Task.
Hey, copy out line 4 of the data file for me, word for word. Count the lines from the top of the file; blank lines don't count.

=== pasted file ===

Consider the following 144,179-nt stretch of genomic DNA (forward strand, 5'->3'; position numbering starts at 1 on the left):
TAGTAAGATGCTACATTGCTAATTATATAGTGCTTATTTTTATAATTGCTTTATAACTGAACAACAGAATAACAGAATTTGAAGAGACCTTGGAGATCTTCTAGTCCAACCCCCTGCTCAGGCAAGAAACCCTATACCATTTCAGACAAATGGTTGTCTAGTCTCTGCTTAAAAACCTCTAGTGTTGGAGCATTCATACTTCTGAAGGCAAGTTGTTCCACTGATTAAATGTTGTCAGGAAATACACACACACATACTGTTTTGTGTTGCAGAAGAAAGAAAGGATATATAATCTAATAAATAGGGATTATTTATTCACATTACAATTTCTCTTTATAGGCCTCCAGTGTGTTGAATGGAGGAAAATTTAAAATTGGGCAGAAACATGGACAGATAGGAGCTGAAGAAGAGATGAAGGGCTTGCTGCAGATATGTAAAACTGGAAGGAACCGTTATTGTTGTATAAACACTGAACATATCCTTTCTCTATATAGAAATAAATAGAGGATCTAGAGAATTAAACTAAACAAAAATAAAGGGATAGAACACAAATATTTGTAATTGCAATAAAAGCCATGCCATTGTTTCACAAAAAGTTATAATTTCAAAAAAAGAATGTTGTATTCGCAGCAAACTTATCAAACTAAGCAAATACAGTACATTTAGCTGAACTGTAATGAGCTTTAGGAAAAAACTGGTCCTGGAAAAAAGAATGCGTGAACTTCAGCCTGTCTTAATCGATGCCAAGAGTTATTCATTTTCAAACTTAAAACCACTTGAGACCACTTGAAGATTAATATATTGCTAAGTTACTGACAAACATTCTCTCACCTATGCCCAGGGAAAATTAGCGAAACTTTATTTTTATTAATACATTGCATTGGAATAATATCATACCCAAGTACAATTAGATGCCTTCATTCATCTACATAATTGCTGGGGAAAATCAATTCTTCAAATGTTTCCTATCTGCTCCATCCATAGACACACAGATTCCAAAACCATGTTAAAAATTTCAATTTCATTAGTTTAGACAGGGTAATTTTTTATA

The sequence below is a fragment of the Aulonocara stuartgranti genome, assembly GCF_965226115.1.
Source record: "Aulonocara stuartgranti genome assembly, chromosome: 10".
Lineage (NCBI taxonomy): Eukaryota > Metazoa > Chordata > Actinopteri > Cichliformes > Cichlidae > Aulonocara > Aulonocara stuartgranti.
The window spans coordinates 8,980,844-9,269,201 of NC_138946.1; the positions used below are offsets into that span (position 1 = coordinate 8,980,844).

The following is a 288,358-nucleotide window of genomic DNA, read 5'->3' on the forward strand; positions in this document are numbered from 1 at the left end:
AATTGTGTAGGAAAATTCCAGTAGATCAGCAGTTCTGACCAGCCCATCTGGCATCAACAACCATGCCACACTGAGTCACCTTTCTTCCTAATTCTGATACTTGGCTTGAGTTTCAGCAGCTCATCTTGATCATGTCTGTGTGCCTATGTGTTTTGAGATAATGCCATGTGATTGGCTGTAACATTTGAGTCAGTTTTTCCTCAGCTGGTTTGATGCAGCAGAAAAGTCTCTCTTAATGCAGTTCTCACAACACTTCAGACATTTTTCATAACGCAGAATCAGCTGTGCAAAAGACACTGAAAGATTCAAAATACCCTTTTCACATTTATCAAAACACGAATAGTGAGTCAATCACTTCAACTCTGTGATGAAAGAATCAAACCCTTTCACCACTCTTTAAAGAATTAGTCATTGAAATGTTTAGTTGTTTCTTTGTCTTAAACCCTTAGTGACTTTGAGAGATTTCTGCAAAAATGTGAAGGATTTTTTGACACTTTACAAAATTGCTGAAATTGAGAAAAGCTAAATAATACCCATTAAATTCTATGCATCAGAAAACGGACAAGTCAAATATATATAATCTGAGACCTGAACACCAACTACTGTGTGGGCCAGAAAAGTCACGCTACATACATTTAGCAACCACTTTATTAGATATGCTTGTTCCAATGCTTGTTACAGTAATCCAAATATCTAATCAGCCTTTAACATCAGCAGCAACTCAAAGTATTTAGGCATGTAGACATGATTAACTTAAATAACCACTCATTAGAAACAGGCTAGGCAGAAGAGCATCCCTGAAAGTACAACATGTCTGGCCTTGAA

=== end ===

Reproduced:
Source record: "Aulonocara stuartgranti genome assembly, chromosome: 10".